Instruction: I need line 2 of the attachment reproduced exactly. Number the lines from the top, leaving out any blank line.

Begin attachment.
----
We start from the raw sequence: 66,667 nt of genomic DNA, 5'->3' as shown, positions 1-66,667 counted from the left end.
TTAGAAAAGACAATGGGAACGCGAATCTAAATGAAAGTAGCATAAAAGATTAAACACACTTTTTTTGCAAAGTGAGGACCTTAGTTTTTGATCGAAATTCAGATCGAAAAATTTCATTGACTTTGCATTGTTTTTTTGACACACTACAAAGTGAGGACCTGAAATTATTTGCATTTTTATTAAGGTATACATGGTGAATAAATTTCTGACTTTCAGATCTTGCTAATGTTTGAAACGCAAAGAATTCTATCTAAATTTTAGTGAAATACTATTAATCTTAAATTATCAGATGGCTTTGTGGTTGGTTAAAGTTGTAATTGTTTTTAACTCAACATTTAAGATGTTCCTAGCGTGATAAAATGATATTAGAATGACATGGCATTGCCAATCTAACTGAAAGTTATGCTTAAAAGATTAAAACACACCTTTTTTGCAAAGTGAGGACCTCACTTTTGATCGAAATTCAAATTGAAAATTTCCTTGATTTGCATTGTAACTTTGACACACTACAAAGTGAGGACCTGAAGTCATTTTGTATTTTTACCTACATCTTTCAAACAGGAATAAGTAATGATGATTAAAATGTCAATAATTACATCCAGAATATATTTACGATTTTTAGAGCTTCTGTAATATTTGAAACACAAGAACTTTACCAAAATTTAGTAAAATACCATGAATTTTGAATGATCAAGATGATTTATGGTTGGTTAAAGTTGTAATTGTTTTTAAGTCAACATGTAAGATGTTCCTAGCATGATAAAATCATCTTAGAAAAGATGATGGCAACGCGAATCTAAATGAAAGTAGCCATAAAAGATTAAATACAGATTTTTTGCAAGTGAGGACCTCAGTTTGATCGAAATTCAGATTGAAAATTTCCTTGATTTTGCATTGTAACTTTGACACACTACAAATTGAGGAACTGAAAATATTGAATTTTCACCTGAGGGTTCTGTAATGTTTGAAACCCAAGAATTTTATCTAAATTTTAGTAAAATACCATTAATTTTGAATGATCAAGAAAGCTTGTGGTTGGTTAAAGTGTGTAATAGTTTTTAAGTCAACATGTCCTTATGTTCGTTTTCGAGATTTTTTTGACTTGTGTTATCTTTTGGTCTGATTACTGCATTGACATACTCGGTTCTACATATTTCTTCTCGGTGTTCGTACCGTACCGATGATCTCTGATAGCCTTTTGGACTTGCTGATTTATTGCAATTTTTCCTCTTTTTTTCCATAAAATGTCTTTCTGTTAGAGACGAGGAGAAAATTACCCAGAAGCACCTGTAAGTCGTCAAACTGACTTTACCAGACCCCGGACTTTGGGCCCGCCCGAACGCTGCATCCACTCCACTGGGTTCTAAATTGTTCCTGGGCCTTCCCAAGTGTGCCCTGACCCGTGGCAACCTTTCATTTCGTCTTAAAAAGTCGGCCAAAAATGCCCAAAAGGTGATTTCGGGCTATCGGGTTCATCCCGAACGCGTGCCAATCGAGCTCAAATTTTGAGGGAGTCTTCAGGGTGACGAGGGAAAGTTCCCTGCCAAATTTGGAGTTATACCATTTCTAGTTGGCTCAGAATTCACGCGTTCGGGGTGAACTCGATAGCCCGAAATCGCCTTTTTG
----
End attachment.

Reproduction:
TTAGAAAAGACAATGGGAACGCGAATCTAAATGAAAGTAGCATAAAAGATTAAACACACTTTTTTTGCAAAGTGAGGACCTTAGTTTTTGATCGAAATTCAGATCGAAAAATTTCATTGACTTTGCATTGTTTTTTTGACACACTACAAAGTGAGGACCTGAAATTATTTGCATTTTTATTAAGGTATACATGGTGAATAAATTTCTGACTTTCAGATCTTGCTAATGTTTGAAACGCAAAGAATTCTATCTAAATTTTAGTGAAATACTATTAATCTTAAATTATCAGATGGCTTTGTGGTTGGTTAAAGTTGTAATTGTTTTTAACTCAACATTTAAGATGTTCCTAGCGTGATAAAATGATATTAGAATGACATGGCATTGCCAATCTAACTGAAAGTTATGCTTAAAAGATTAAAACACACCTTTTTTGCAAAGTGAGGACCTCACTTTTGATCGAAATTCAAATTGAAAATTTCCTTGATTTGCATTGTAACTTTGACACACTACAAAGTGAGGACCTGAAGTCATTTTGTATTTTTACCTACATCTTTCAAACAGGAATAAGTAATGATGATTAAAATGTCAATAATTACATCCAGAATATATTTACGATTTTTAGAGCTTCTGTAATATTTGAAACACAAGAACTTTACCAAAATTTAGTAAAATACCATGAATTTTGAATGATCAAGATGATTTATGGTTGGTTAAAGTTGTAATTGTTTTTAAGTCAACATGTAAGATGTTCCTAGCATGATAAAATCATCTTAGAAAAGATGATGGCAACGCGAATCTAAATGAAAGTAGCCATAAAAGATTAAATACAGATTTTTTGCAAGTGAGGACCTCAGTTTGATCGAAATTCAGATTGAAAATTTCCTTGATTTTGCATTGTAACTTTGACACACTACAAATTGAGGAACTGAAAATATTGAATTTTCACCTGAGGGTTCTGTAATGTTTGAAACCCAAGAATTTTATCTAAATTTTAGTAAAATACCATTAATTTTGAATGATCAAGAAAGCTTGTGGTTGGTTAAAGTGTGTAATAGTTTTTAAGTCAACATGTCCTTATGTTCGTTTTCGAGATTTTTTTGACTTGTGTTATCTTTTGGTCTGATTACTGCATTGACATACTCGGTTCTACATATTTCTTCTCGGTGTTCGTACCGTACCGATGATCTCTGATAGCCTTTTGGACTTGCTGATTTATTGCAATTTTTCCTCTTTTTTTCCATAAAATGTCTTTCTGTTAGAGACGAGGAGAAAATTACCCAGAAGCACCTGTAAGTCGTCAAACTGACTTTACCAGACCCCGGACTTTGGGCCCGCCCGAACGCTGCATCCACTCCACTGGGTTCTAAATTGTTCCTGGGCCTTCCCAAGTGTGCCCTGACCCGTGGCAACCTTTCATTTCGTCTTAAAAAGTCGGCCAAAAATGCCCAAAAGGTGATTTCGGGCTATCGGGTTCATCCCGAACGCGTGCCAATCGAGCTCAAATTTTGAGGGAGTCTTCAGGGTGACGAGGGAAAGTTCCCTGCCAAATTTGGAGTTATACCATTTCTAGTTGGCTCAGAATTCACGCGTTCGGGGTGAACTCGATAGCCCGAAATCGCCTTTTTG